SCHS production of ‘Annie’ to feature adoptable shelter dog
By EMILY SPARACINO / Staff Writer
COLUMBIANA – Shelby County High School’s spring theatre production of Annie this month will deliver the well-known story of a young orphan girl—but with the addition of an unexpected cast member.
Main character Annie’s dog, Sandy, will be played by a local shelter dog named Triton Daniel, who is up for adoption at the Shelby Humane Society.
“The idea is to find ‘Sandy’ a home, as well as bring awareness to the Humane Society,” SCHS theatre teacher Kathryn Myrick said. “Triton is a husky/boxer mix who, sadly, was surrendered by his owners after they got a new puppy. He’s roughly 7 years old, but full of energy, typical of both breeds, and is looking for his forever home. Triton has also been at the shelter longer than most of the other dogs, and we thought that this exposure may lead to him being adopted.”
Sandy’s role is prominent from the beginning of the show. After Annie runs away from the orphanage, she discovers Sandy, a stray, wandering around the slummy side of town, Myrick said. The first scene requires Sandy to come to Annie on command and accompany her during her feature song, “Tomorrow.”
“Sandy instantly bonds with Annie, and Annie keeps Sandy safe from the dog catcher and a policeman,” Myrick said. “Sandy shows up after the huge cast number, ‘NYC,’ searching for Annie on the streets of New York City, and again at the end of the show. Oliver Warbucks, the billionaire who adopts Annie, finds Sandy, has him washed and has his staff tie a large Christmas bow around his neck. On Warbucks’ cue, three characters, Officer Ward, the Dog Catcher, and Bundles McCloskey, surprise Annie and enter the Warbucks’ mansion with Sandy on a leash. Annie is thrilled to find that not only is she no longer an orphan, but neither is Sandy.”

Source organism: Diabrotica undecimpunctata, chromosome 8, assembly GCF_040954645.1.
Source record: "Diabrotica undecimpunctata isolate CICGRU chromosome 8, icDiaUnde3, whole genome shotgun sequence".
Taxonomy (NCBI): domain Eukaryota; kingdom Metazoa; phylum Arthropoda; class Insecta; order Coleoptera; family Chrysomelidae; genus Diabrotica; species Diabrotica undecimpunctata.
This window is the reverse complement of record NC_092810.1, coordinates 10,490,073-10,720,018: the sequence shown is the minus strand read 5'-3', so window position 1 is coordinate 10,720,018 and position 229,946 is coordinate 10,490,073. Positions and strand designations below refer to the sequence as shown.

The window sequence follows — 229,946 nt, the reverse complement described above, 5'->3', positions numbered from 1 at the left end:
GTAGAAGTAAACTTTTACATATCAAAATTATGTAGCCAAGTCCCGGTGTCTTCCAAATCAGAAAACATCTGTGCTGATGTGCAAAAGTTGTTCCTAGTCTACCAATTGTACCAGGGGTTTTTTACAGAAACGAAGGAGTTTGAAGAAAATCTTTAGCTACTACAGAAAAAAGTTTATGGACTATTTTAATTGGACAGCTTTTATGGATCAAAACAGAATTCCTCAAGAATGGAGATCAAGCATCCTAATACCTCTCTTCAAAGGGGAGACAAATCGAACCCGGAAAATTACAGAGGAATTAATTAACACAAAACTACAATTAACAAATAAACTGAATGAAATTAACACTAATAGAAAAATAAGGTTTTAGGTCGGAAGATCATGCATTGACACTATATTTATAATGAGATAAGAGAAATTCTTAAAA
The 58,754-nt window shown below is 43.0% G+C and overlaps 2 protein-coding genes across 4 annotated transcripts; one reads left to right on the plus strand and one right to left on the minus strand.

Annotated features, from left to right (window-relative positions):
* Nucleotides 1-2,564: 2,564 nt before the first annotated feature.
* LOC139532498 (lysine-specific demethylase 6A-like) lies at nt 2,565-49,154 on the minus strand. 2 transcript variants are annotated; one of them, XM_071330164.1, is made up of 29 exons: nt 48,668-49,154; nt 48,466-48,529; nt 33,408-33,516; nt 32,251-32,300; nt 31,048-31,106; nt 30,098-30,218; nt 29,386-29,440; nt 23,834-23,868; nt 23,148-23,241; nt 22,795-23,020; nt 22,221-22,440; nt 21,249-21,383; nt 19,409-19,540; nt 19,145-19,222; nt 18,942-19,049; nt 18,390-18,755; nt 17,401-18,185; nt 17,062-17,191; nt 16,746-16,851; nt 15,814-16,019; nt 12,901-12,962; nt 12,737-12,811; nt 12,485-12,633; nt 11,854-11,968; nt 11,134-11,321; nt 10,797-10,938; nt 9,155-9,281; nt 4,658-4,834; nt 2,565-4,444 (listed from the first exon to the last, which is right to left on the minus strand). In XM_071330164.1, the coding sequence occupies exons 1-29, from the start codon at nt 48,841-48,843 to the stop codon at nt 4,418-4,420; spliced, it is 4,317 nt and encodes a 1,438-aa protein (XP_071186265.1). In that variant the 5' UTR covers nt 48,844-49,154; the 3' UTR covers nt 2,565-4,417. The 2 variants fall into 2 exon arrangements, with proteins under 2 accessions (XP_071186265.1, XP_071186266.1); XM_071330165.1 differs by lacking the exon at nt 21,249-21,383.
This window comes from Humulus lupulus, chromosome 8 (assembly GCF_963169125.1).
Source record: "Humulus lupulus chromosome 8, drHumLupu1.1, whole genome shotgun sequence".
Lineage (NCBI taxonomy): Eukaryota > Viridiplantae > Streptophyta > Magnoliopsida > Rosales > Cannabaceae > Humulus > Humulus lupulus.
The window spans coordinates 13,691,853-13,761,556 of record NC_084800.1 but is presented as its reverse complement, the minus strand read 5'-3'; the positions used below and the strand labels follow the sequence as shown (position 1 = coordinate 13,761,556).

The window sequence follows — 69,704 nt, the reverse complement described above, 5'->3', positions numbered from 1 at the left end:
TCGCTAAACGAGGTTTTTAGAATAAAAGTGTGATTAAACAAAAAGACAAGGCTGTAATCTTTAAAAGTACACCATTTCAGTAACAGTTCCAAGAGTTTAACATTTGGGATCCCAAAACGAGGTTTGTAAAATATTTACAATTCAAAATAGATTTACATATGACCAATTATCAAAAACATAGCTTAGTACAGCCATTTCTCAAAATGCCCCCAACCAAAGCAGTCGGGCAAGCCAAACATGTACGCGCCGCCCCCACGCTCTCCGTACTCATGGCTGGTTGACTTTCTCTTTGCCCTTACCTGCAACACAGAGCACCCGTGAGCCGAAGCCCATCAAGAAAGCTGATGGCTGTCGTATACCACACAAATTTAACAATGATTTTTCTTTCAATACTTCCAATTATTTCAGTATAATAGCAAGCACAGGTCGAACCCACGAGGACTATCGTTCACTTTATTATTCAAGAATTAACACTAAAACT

Myrick said the idea to cast a live dog in the role of Sandy surfaced during a discussion in her Technical Theatre Production class.
Myrick told her students that some schools use a child or small actor to play Sandy while wearing a dog costume.
“When I mentioned this, all of my tech students, almost in unison, said, ‘You need to use a real dog,’” she said. “I agreed with them, but wasn’t sure where to start. One of my students asked, ‘Why not use a dog from the Shelby County Humane Society?’ I loved the idea, and so did the rest of my students, so from that point we contacted the Shelby County Humane Society, and while it was a very unusual request for them, they were also excited.”
The students began rehearsing with Triton on March 2. Sandy’s handler is a student in the play named Savana Tarwater, who is also an employee at the Shelby Humane Society.
Tarwater hand-picked Triton for the role and will be responsible for training him in his role, his transportation to and from Shelby Humane to SCHS, and his lodging over the weekends, Myrick said.
“Our goal is to find Triton Daniel, and other animals like him, a loving home,” she added. “Too many animals are surrendered to the shelter for the most frivolous reasons. Animals feel sadness, pain and joy, just as humans do, but it’s up to us to be their voice and advocate on their behalf.”
Information on how to adopt Triton and other animals at the shelter will be available at the shows.
Another facet of the show is students from Columbiana Middle School will be involved in it, too.
Eleven CMS students, and one Elvin Hill Elementary School student, will join the 27 students from SCHS in the cast and crew.
“I want to foster a working relationship with CMS, in order to promote theatre at the middle school level,” Myrick said. “Theatre is the only fine arts subject not taught at CMS. Students have band, choir and art, but they have no theatre option. By getting CMS students involved, I hope that a theatre program can be added at the middle school level, as well as get our middle school students interested in taking theatre classes once they begin high school.”
Show dates for Annie are: March 12-14 at 7 p.m. and March 15 at 2:30 p.m. in the SCHS Auditorium.
The show is directed by Kathryn Andrews Myrick, with musical direction by Ashlyn Kuyrkendall.
“Thematically, we are hoping that our audiences leave with the idea that everyone deserves a second chance, and that adoption, whether it be of a human or animal, can be a beautiful, rewarding experience, benefitting both the adoptee and the adopter,” Myrick said. “We hope that our audiences feel compassion for both Annie and Sandy, and as a result, consider volunteering or fostering at an animal shelter, or possibly becoming a foster parent or adopting a child.”
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